The Thursday edition. All of my posts got pushed back a day because I was out of town Sunday and didn't get home until Monday afternoon/evening, so pretend you're reading this yesterday. In the interim, however, I read another book, so it works in your favor.
Schroder: A Novel
I really like this book. One thing that stuck with me was that you only ever get Schroder's point of view. I just finished reteaching my students about unreliable narrators and it struck me that this would be an excellent example of one. While you want desperately to side with Schroder, there are so many things that make you wonder if he's really reliable. You hear so little from his wife or from other people in the book that you aren't really sure if you can trust his perspective and while you're watching the events in the book tumble out of control, you're kind of powerless and have no choice but to trust him.
This is by the same author as Winter Garden, which I really enjoyed. Like Winter Garden, I did a full on ugly cry at the end. It explores to relationship between girls, best friends especially, as it follows two girls from 8th grade into adulthood and the complexities they face. It also looked at the struggles faced by both working women and women who choose to stay home. I liked this one a lot and found it really true to life. When I looked this up for the review link, I noticed that it's only $2.99 for Kindles, so this is a good purchase if you're looking for something easy and enjoyable to read (but keep the tissues close by).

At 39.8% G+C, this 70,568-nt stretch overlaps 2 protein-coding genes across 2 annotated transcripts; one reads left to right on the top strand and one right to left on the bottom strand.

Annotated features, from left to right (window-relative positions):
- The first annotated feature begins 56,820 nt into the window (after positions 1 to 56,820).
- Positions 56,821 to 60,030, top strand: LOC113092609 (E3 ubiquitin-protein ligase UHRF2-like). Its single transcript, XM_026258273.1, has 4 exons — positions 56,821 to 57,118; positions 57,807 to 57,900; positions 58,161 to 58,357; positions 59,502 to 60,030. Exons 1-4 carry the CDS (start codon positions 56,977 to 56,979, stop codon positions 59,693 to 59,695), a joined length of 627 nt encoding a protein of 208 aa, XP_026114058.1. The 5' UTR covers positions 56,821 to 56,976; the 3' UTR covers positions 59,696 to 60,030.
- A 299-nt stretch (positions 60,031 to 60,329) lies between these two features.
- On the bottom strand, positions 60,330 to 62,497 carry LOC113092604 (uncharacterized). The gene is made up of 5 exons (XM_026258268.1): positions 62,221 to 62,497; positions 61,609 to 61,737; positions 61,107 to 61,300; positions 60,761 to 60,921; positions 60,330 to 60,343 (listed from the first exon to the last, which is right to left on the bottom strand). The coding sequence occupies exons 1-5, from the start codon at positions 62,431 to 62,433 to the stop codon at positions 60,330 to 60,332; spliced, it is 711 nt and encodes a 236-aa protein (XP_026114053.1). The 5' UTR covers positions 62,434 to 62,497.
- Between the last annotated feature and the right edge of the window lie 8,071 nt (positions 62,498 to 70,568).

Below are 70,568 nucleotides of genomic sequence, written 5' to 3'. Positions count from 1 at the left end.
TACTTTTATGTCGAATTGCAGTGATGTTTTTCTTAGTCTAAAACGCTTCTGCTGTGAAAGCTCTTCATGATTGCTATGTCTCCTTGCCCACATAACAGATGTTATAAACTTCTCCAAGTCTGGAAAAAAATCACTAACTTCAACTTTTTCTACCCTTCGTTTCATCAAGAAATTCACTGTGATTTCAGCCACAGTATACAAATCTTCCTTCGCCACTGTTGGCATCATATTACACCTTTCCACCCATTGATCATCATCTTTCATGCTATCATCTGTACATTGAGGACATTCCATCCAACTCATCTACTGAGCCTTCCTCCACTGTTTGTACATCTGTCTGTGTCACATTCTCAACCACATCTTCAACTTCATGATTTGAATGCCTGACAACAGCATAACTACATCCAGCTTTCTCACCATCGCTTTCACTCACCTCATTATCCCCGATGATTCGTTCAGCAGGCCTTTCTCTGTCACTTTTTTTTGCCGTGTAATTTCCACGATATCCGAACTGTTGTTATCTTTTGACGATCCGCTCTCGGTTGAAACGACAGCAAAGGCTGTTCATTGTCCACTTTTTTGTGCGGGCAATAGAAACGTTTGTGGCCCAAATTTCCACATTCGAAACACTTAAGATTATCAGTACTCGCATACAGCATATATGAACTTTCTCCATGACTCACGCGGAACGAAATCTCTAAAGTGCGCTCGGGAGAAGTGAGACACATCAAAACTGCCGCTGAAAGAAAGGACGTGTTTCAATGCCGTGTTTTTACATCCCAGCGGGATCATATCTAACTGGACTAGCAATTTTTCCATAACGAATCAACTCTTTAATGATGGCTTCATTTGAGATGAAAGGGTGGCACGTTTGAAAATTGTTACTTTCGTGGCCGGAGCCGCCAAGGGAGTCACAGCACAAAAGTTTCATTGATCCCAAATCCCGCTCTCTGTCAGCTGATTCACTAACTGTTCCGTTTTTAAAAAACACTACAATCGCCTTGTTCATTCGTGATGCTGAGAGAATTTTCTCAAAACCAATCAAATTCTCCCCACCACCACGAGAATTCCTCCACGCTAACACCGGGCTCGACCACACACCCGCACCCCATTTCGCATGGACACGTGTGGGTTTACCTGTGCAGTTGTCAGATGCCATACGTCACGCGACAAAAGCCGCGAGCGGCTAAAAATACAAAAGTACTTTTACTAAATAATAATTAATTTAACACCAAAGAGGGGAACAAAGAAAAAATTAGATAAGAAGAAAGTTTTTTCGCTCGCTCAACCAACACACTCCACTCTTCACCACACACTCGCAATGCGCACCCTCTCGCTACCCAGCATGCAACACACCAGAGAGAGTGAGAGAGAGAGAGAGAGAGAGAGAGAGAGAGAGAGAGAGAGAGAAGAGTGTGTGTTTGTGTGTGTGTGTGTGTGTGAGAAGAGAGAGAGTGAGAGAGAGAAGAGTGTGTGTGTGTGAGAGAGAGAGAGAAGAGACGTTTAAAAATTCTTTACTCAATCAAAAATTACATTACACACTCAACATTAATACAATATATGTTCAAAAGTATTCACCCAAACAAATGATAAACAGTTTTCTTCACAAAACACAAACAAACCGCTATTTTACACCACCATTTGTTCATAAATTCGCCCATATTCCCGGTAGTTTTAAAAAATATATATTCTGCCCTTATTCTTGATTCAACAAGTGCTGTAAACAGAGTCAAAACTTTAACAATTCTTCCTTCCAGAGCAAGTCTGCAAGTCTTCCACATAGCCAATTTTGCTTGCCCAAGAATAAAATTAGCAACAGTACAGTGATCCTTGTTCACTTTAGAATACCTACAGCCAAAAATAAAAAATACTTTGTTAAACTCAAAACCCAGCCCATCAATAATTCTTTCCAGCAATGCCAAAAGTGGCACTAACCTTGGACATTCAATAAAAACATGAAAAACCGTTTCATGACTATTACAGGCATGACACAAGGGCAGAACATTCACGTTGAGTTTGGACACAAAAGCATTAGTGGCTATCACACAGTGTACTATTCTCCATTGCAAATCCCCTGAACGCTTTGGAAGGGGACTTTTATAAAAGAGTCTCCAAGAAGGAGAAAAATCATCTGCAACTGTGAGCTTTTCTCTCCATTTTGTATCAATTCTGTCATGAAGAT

Eleanor & Park
This is a young adult novel, but at times, it seemed thematically more than that. The main characters were young adults, but parts of it were heavy--though I can definitely see how it was geared toward young adult. Told entirely through the alternating view points of Eleanor and Park, this novel talks about young adulthood, children growing up with unsupportive/abusive parents, bullying and falling in love. I was pulled in to the storyline pretty quickly and this was one of those books that I was dismayed when I got to the end, simply because I wanted more of their story.
The Demonologist: A Novel
The main character of this novel, David, is a Milton expert who doesn't really believe in demons, until he's thrown headfirst into a world seemingly filled with them. While I loved aspects of this novel and was really gripped by certain elements of it, especially the relationship between David and his best friend, as well as David and his own inner demons, there were parts that I wish the author had expanded upon, especially the ending and some other character development pieces. That said, I overall enjoyed this book and was really gripped by some of the horrific aspects of it and how powerless David felt at points.